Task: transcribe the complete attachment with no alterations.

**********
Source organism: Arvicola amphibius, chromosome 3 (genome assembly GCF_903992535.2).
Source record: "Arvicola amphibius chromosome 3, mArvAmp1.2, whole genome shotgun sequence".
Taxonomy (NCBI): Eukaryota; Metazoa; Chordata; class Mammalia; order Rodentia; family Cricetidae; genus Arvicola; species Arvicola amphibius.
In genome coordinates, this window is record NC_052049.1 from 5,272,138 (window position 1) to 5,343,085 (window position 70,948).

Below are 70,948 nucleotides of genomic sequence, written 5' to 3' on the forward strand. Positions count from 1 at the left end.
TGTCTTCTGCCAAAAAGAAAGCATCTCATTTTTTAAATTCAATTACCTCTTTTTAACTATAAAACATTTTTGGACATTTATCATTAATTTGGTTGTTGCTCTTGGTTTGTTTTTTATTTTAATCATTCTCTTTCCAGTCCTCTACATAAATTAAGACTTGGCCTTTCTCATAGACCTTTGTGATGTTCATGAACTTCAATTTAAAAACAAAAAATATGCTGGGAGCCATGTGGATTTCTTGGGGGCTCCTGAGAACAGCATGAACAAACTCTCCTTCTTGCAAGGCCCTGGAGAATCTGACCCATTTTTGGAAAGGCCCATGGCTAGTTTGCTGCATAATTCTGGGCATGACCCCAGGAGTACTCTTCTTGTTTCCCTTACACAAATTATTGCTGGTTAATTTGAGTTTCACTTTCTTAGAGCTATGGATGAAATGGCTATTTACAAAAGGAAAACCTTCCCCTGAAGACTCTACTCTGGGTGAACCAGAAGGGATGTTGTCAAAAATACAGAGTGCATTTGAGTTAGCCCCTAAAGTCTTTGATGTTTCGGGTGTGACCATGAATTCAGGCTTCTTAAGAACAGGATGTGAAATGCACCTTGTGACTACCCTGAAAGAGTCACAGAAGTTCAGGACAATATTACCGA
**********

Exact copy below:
Source organism: Arvicola amphibius, chromosome 3 (genome assembly GCF_903992535.2).
Source record: "Arvicola amphibius chromosome 3, mArvAmp1.2, whole genome shotgun sequence".
Taxonomy (NCBI): Eukaryota; Metazoa; Chordata; class Mammalia; order Rodentia; family Cricetidae; genus Arvicola; species Arvicola amphibius.
In genome coordinates, this window is record NC_052049.1 from 5,272,138 (window position 1) to 5,343,085 (window position 70,948).

Below are 70,948 nucleotides of genomic sequence, written 5' to 3' on the forward strand. Positions count from 1 at the left end.
TGTCTTCTGCCAAAAAGAAAGCATCTCATTTTTTAAATTCAATTACCTCTTTTTAACTATAAAACATTTTTGGACATTTATCATTAATTTGGTTGTTGCTCTTGGTTTGTTTTTTATTTTAATCATTCTCTTTCCAGTCCTCTACATAAATTAAGACTTGGCCTTTCTCATAGACCTTTGTGATGTTCATGAACTTCAATTTAAAAACAAAAAATATGCTGGGAGCCATGTGGATTTCTTGGGGGCTCCTGAGAACAGCATGAACAAACTCTCCTTCTTGCAAGGCCCTGGAGAATCTGACCCATTTTTGGAAAGGCCCATGGCTAGTTTGCTGCATAATTCTGGGCATGACCCCAGGAGTACTCTTCTTGTTTCCCTTACACAAATTATTGCTGGTTAATTTGAGTTTCACTTTCTTAGAGCTATGGATGAAATGGCTATTTACAAAAGGAAAACCTTCCCCTGAAGACTCTACTCTGGGTGAACCAGAAGGGATGTTGTCAAAAATACAGAGTGCATTTGAGTTAGCCCCTAAAGTCTTTGATGTTTCGGGTGTGACCATGAATTCAGGCTTCTTAAGAACAGGATGTGAAATGCACCTTGTGACTACCCTGAAAGAGTCACAGAAGTTCAGGACAATATTACCGA